The UGC’s proposal to set up model degree colleges in 374 educationally backward districts has become a burden on the State governments as they are expected to find two-thirds of the capital expenditure involved.

The University Grants Commission (UGC)’s proposal to set up model degree colleges in 374 educationally backward districts across the country has gained momentum with the Centre giving its go-ahead.

However, the onus of implementing the scheme, which aims to remove the prevalent imbalances in the country’s higher education system, is now on the State governments. The total financial assistance from the Centre will be limited to Rs.2.67 crore for a model college.

According to the UGC, the State governments should cough up two-thirds of the capital expenditure for setting up these colleges. It should also take care of the maintenance and all other additional expenses including the recurring expenditures. This has been one of the major recommendations of the Expenditure Finance Committee of the Union government.

When this project was announced about two years ago, in his Independence Day speech by Prime Minister Manmohan Singh, it was expected that the Centre would provide complete funds for setting up these model degree colleges.

Besides offering Rs.8 crore as capital expenditure, the Centre was also expected to provide each college a recurring annual grant of Rs.1 crore for five years, thus saving the State government from any financial burden for the first five years.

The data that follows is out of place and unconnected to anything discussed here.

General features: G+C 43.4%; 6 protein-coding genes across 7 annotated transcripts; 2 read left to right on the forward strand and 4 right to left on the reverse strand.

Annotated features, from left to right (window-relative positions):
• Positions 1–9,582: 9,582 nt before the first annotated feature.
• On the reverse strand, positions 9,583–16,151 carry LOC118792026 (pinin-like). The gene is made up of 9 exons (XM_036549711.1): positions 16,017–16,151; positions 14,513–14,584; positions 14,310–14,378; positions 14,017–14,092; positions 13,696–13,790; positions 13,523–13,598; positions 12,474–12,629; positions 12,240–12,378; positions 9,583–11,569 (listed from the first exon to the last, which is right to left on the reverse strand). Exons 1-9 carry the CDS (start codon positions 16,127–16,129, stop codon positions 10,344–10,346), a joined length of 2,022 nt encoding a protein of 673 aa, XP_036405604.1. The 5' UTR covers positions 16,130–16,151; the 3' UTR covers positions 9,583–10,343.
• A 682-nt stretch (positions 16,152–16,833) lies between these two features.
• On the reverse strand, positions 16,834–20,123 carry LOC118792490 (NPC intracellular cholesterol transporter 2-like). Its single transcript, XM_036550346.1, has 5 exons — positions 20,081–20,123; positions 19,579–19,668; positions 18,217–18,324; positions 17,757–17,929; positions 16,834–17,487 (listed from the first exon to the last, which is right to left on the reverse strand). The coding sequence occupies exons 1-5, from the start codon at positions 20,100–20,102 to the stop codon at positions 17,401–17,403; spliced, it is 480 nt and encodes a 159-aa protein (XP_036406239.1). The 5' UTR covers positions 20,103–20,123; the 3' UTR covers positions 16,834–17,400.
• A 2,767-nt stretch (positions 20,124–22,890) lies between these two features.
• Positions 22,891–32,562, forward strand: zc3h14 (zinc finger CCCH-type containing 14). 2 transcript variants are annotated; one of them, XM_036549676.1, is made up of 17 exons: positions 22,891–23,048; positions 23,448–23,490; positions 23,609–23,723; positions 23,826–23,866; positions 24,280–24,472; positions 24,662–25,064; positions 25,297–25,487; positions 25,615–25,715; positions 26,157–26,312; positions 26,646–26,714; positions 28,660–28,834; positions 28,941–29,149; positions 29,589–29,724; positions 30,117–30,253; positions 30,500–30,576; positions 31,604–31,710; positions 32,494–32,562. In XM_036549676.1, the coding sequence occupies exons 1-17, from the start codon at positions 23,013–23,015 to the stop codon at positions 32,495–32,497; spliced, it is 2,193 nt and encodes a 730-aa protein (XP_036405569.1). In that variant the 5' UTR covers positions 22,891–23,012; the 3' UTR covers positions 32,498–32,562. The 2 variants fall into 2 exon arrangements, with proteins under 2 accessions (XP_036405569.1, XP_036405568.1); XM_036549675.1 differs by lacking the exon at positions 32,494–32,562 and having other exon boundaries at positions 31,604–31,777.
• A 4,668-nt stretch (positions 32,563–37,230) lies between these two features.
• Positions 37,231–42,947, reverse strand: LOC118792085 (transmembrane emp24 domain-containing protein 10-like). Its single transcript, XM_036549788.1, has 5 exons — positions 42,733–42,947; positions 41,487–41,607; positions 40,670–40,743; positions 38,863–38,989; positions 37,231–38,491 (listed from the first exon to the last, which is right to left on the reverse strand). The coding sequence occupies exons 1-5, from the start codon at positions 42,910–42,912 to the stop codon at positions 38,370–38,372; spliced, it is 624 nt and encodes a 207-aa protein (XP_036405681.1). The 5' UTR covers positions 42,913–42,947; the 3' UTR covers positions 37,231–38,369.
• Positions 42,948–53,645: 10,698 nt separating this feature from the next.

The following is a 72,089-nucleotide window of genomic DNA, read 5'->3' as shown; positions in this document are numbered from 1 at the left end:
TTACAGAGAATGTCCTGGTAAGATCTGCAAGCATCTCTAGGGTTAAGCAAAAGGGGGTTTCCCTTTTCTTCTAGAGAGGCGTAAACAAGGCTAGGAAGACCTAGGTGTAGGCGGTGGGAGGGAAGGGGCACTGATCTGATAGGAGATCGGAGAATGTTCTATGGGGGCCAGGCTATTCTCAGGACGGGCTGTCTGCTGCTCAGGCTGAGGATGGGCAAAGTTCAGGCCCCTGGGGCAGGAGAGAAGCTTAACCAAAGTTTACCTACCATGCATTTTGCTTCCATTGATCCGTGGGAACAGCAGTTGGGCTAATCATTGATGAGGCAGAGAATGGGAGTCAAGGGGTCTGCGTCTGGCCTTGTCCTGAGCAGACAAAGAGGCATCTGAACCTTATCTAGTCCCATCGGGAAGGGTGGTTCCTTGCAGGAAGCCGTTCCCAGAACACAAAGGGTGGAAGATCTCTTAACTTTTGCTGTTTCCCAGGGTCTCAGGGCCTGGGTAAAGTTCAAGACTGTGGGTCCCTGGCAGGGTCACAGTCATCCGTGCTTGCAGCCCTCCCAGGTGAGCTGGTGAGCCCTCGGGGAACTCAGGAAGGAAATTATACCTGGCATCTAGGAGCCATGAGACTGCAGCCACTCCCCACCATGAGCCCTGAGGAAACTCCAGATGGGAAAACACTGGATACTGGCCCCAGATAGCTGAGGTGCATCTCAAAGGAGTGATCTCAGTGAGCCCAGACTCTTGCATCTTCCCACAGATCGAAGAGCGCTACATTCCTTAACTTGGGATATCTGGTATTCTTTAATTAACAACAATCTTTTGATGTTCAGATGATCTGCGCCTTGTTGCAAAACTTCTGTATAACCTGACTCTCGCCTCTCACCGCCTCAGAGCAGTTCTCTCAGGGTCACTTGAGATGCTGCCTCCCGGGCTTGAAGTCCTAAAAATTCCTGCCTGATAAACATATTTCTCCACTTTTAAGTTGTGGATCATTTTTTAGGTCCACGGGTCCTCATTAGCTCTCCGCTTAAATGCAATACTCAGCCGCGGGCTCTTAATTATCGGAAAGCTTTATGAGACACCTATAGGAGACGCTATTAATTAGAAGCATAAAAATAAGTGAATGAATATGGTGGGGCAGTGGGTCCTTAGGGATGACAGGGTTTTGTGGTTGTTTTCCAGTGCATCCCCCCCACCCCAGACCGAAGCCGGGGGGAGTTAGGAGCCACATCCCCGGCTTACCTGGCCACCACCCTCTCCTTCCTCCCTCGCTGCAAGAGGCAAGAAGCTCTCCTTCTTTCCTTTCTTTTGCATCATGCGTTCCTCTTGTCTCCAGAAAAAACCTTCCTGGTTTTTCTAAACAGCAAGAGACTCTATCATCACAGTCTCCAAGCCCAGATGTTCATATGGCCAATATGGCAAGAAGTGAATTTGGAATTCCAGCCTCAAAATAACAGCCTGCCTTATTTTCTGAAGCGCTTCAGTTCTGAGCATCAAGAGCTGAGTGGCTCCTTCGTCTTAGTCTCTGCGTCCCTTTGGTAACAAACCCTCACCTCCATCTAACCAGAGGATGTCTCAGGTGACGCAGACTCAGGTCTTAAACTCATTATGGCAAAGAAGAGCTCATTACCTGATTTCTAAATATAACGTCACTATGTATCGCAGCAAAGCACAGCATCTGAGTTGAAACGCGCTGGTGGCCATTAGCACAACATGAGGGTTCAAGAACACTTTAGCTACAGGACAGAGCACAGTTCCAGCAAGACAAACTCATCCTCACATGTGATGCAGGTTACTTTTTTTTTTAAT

In a recent letter addressed to State governments, UGC Chairman Sukhadeo Thorat has made it clear that the Centre’s share for a college will be Rs.2.67 crore while the State should raise Rs. 5.33 crore for its establishment.

The State should also find Rs.1.5 crore every year as recurring expenditure for payment of salaries as well as maintenance. Any expense in excess of the projected cost Rs. 8 crore for establishing the college will have to be met by the State. The State should also find suitable land for the college. According to Prof. Thorat, any State government college set up in any of the 374 educationally backward districts after December 2007, when the National Development Council approved the project under the Ninth Plan, may also be considered for the scheme.

The State government of Kerala has expressed its displeasure at the Centre’s volte-face. “We do not agree with the UGC proposal. The Centre should consider the opinion of the State. We have already communicated our dissent. We want this matter to be discussed further, and alternative found,” said Education Minister M.A. Baby.

According to him, the change in the Centre’s proposal was part of a general shift from governmental involvement in education. “We will consider all options possible, including involving IHRD institutions,” the Minister said.

Under the new plan, the State government will be free to collaborate with a non-profit foundation, trust or non-government organisation (NGO), or to enter into a partnership arrangements with an organisation in the public-private partnership mode. “It shall be ensured that the PPP does not in any way adversely affect the access of disadvantaged sections of the population to higher education,” says Prof. Thorat.